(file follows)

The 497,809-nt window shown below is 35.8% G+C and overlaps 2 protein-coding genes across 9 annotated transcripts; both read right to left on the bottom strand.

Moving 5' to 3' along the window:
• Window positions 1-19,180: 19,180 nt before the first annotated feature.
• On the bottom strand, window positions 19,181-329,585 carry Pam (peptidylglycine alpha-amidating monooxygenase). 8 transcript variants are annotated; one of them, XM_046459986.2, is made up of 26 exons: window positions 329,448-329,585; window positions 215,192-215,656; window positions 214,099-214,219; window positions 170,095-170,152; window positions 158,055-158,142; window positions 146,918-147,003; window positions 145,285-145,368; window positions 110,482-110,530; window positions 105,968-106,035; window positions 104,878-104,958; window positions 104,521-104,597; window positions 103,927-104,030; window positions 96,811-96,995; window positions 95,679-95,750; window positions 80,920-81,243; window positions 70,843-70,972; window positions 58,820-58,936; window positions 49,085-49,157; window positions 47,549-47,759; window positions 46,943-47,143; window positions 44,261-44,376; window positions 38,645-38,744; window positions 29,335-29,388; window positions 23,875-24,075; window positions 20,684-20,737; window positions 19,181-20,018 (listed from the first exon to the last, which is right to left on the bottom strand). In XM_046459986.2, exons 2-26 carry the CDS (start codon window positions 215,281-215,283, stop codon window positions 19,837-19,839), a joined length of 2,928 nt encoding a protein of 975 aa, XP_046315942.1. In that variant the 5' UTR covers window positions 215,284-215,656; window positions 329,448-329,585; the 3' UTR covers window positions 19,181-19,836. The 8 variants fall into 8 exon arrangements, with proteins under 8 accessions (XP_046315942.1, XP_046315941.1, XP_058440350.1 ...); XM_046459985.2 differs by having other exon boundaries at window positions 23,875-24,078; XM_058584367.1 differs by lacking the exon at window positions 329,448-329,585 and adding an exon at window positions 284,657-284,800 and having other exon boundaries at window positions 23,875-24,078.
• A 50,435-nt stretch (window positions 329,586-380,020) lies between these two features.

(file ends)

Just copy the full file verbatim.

The 497,809-nt window shown below is 35.8% G+C and overlaps 2 protein-coding genes across 9 annotated transcripts; both read right to left on the bottom strand.

Moving 5' to 3' along the window:
• Window positions 1-19,180: 19,180 nt before the first annotated feature.
• On the bottom strand, window positions 19,181-329,585 carry Pam (peptidylglycine alpha-amidating monooxygenase). 8 transcript variants are annotated; one of them, XM_046459986.2, is made up of 26 exons: window positions 329,448-329,585; window positions 215,192-215,656; window positions 214,099-214,219; window positions 170,095-170,152; window positions 158,055-158,142; window positions 146,918-147,003; window positions 145,285-145,368; window positions 110,482-110,530; window positions 105,968-106,035; window positions 104,878-104,958; window positions 104,521-104,597; window positions 103,927-104,030; window positions 96,811-96,995; window positions 95,679-95,750; window positions 80,920-81,243; window positions 70,843-70,972; window positions 58,820-58,936; window positions 49,085-49,157; window positions 47,549-47,759; window positions 46,943-47,143; window positions 44,261-44,376; window positions 38,645-38,744; window positions 29,335-29,388; window positions 23,875-24,075; window positions 20,684-20,737; window positions 19,181-20,018 (listed from the first exon to the last, which is right to left on the bottom strand). In XM_046459986.2, exons 2-26 carry the CDS (start codon window positions 215,281-215,283, stop codon window positions 19,837-19,839), a joined length of 2,928 nt encoding a protein of 975 aa, XP_046315942.1. In that variant the 5' UTR covers window positions 215,284-215,656; window positions 329,448-329,585; the 3' UTR covers window positions 19,181-19,836. The 8 variants fall into 8 exon arrangements, with proteins under 8 accessions (XP_046315942.1, XP_046315941.1, XP_058440350.1 ...); XM_046459985.2 differs by having other exon boundaries at window positions 23,875-24,078; XM_058584367.1 differs by lacking the exon at window positions 329,448-329,585 and adding an exon at window positions 284,657-284,800 and having other exon boundaries at window positions 23,875-24,078.
• A 50,435-nt stretch (window positions 329,586-380,020) lies between these two features.